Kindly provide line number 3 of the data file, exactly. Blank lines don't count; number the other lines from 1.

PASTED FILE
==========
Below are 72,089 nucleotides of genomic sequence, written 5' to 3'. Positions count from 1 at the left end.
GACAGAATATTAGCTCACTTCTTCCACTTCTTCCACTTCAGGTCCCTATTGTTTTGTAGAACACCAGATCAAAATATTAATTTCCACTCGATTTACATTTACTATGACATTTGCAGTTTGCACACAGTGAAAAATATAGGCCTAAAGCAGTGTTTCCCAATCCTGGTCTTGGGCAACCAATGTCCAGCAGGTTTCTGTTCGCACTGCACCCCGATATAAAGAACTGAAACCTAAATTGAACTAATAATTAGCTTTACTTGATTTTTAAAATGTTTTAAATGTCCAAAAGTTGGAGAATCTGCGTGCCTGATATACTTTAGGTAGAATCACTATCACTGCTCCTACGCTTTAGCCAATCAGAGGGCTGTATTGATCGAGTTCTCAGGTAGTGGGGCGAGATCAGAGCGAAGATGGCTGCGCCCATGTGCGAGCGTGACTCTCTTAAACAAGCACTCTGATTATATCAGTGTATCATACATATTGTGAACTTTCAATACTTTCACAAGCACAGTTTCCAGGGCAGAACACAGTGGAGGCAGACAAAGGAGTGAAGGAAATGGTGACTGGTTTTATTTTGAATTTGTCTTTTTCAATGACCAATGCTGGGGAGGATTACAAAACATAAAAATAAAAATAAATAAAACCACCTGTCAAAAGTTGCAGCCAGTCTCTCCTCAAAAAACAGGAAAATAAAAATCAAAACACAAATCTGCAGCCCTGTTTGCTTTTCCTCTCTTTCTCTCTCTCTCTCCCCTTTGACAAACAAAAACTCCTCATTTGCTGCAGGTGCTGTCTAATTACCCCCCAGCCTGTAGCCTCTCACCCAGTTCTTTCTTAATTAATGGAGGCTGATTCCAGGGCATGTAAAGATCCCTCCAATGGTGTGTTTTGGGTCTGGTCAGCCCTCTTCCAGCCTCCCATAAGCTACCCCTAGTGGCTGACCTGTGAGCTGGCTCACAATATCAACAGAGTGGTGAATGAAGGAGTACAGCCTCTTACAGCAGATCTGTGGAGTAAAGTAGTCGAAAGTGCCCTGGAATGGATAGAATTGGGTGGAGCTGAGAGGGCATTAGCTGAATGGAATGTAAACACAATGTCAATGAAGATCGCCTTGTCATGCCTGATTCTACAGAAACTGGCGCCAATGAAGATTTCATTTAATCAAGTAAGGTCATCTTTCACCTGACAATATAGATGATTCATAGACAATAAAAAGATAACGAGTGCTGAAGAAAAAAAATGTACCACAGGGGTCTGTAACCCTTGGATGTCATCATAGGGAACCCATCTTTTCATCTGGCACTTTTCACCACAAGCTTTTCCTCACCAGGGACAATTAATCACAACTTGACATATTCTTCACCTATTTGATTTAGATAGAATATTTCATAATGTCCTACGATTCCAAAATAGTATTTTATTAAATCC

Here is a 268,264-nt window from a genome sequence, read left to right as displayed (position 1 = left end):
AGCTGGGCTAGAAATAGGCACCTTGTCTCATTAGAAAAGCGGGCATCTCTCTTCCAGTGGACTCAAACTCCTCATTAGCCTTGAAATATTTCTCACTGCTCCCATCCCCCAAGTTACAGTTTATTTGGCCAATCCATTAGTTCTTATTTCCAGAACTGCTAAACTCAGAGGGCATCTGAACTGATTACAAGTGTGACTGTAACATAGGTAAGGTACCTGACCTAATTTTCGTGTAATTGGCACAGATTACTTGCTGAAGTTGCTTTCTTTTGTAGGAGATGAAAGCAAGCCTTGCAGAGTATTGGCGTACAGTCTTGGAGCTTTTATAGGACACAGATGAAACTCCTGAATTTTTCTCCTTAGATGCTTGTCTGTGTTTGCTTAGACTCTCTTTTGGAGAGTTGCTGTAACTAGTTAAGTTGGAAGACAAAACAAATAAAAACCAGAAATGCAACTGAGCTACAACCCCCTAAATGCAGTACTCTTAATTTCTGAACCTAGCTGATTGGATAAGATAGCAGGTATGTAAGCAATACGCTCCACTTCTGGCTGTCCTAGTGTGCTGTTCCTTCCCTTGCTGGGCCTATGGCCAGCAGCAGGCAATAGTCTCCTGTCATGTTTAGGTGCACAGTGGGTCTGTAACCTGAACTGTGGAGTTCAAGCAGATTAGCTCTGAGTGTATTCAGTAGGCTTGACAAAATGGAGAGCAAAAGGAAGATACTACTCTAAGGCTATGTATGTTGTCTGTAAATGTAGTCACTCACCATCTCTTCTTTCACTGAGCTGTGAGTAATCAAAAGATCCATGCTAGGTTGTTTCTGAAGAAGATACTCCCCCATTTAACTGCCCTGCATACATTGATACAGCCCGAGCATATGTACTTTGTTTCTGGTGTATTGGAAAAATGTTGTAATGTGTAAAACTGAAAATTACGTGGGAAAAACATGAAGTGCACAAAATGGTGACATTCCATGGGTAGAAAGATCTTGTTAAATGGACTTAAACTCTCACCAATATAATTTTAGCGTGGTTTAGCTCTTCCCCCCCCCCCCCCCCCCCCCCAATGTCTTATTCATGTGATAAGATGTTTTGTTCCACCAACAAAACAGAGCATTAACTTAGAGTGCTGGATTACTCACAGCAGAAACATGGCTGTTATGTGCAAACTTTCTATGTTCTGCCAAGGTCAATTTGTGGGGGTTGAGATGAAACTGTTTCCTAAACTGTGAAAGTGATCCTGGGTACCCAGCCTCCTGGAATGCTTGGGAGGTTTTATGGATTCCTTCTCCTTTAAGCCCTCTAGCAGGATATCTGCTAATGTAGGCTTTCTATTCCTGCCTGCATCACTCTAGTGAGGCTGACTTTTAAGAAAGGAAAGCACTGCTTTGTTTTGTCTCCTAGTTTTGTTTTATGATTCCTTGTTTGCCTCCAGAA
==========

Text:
Here is a 268,264-nt window from a genome sequence, read left to right as displayed (position 1 = left end):